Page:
Six internationally-renowned architects have developed design concepts for a future world-class rail and transport interchange at Oxford. The competition follows on from the Oxford Station Masterplan which originally outlined the layout, functions and scale required for a future gateway station at Oxford.
Our proposal for the new Oxford Station Masterplan offers users an arrival A experience that is sympathetic to the rich historic texture of this iconic British city, yet stands confidently as a series of contemporary, functional twenty first century buildings. The design concept in essence can be likened to a ‘string of pearls’. Each pearl, or building is expressed as a separate individual yet connected volume.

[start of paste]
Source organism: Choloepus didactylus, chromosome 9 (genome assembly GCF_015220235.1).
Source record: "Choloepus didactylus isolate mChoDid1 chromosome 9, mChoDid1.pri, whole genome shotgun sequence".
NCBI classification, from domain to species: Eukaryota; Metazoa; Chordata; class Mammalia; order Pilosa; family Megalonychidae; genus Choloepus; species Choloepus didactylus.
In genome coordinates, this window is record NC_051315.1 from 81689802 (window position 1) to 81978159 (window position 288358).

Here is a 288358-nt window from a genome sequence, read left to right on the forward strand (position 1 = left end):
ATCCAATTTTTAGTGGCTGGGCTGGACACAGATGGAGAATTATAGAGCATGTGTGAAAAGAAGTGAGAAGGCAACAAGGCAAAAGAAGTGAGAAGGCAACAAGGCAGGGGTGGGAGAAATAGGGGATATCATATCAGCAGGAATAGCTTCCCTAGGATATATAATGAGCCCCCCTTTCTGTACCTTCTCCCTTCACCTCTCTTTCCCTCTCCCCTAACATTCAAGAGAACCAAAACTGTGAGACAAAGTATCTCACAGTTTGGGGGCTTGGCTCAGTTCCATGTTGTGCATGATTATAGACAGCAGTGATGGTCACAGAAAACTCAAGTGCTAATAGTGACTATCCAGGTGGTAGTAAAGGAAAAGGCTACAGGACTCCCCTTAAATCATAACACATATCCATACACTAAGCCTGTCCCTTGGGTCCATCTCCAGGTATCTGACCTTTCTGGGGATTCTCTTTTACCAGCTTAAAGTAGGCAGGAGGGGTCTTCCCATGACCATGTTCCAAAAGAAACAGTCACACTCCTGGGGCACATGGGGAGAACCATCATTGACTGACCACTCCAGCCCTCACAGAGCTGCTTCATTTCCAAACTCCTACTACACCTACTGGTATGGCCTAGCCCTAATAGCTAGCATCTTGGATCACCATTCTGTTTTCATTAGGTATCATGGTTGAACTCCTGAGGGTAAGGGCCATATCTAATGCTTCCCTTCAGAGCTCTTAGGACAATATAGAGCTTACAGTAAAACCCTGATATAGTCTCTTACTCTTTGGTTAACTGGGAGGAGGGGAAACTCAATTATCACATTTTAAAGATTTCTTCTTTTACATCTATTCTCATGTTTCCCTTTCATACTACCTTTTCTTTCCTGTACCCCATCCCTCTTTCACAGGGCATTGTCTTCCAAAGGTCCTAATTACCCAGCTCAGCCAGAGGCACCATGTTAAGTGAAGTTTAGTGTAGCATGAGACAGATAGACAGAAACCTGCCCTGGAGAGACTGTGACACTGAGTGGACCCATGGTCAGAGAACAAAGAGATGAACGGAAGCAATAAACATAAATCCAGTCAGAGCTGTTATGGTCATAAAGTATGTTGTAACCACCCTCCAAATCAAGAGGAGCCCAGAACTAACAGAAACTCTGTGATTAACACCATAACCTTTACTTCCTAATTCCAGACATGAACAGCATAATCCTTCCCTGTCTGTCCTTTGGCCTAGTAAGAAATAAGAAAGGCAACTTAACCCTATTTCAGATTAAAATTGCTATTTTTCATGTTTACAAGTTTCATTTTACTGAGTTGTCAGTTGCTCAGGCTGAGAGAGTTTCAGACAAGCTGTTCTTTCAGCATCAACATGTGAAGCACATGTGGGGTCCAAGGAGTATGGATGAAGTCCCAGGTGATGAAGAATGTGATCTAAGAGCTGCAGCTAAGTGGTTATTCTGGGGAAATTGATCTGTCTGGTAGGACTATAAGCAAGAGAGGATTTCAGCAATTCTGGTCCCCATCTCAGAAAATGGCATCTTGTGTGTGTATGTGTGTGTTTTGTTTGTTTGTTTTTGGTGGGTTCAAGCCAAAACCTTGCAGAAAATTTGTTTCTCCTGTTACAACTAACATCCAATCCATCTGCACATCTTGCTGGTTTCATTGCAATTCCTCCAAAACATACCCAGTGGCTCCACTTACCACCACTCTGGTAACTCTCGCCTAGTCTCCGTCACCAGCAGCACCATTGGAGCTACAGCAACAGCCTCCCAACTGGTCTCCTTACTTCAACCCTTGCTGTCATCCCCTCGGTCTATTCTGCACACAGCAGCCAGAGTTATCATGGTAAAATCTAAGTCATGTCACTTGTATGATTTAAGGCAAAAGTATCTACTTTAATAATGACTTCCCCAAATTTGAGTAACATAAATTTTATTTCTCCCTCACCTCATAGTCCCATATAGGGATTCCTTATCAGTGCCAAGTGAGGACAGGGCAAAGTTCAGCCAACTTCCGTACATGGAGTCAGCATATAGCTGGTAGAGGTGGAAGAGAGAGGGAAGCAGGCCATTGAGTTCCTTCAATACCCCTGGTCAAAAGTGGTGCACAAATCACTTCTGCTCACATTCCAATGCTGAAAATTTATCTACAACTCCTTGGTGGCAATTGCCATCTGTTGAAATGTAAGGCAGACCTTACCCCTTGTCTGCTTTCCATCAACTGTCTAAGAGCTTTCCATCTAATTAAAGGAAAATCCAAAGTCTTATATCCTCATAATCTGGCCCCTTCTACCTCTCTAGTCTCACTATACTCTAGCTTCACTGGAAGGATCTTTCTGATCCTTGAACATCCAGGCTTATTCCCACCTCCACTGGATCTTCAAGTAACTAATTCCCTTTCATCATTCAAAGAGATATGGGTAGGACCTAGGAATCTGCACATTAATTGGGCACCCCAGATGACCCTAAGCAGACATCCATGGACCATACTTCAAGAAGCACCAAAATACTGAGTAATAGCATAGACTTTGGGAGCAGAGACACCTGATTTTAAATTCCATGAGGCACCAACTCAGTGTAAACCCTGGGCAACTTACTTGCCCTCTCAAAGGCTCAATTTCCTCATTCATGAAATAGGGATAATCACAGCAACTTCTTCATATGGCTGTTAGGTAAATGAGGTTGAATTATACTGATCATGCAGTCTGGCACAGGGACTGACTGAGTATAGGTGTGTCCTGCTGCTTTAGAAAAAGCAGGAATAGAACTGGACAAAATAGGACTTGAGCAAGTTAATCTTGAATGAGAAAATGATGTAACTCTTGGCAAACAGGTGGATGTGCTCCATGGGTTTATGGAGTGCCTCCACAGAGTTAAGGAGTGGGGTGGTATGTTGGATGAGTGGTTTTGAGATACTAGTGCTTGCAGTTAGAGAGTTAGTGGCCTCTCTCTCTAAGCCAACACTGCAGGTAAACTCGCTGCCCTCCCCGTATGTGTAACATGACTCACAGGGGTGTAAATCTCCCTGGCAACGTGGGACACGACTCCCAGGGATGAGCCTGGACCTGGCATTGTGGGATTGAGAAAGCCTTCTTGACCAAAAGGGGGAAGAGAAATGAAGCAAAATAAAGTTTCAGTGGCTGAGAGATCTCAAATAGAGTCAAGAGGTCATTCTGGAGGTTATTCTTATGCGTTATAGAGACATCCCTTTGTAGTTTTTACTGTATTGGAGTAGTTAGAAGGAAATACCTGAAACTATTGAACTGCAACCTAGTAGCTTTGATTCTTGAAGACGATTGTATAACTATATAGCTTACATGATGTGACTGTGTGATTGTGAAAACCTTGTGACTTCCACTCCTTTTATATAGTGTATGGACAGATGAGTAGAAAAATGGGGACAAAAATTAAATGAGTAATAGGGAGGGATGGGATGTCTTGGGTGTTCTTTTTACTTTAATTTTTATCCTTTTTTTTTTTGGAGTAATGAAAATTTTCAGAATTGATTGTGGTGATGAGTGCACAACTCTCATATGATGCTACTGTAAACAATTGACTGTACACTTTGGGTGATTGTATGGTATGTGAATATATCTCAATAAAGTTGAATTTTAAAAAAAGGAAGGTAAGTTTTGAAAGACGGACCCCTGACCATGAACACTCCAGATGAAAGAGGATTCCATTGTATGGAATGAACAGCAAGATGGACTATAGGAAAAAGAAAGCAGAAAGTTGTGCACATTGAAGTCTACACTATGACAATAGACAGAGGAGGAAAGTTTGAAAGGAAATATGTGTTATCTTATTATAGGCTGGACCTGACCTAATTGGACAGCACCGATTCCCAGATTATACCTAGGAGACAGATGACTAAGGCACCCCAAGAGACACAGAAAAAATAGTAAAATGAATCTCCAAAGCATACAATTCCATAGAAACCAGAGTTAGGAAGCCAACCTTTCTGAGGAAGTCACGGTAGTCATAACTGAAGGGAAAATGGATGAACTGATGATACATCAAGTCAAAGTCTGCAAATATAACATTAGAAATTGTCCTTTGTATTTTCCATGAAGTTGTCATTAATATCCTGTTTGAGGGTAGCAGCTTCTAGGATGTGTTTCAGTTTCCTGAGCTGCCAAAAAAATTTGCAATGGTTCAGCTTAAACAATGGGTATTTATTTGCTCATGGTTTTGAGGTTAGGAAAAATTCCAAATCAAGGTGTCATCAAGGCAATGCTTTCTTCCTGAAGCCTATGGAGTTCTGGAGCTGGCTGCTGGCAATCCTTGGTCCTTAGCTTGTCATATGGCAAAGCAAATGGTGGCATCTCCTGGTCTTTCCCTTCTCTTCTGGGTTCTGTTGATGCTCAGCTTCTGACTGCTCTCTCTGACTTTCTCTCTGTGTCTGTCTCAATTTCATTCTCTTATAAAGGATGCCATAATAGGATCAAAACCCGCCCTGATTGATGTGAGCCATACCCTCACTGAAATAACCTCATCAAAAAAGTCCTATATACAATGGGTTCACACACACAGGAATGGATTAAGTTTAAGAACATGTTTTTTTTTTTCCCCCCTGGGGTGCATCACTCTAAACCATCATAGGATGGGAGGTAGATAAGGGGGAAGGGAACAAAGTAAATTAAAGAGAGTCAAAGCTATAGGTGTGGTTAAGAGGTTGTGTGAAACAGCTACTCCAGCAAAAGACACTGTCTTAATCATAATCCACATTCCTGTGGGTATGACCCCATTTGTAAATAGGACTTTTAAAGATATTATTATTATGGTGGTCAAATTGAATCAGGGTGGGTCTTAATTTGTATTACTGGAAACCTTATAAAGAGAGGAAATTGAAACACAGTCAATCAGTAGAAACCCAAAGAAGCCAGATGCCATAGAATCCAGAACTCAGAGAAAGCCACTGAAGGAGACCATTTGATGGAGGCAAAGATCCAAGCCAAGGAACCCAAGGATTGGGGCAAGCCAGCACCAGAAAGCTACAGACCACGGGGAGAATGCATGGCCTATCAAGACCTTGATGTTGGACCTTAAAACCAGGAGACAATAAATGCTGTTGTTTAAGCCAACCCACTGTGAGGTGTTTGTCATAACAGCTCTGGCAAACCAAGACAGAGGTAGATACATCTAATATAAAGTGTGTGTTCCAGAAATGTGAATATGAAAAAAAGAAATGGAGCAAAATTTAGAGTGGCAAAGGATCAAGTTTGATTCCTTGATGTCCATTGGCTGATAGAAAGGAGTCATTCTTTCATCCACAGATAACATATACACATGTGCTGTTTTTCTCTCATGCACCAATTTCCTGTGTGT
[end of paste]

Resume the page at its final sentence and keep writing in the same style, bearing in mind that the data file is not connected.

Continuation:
Addressing the linear nature of the site the architecture resembles a colonnaded city wall; punctuated by individual buildings that vary in function and purpose but are similar in character and form. Visitors to the city must pass through this ‘colonnaded city wall’ when arriving or departing the city. Despite the multimodal nature of the masterplan – incorporating cars, trains, buses and taxis – our emphasis for arrivals and onward journeys is focussed firmly on pedestrians and cyclists travelling to and from the city centre via a vibrant public realm.
By creating a network of linked and activated streets, public spaces, high level garden pedestrian routes, terraces and roof gardens, we aim to increase legibility, visual and physical connectivity to the city centre, and create an exciting new ‘Station Quarter’destination for Oxford. The train station itself is designed to be a distinct and eye catching building with a generous and highly visible entrance to both the west and east sides, addressing a new public square.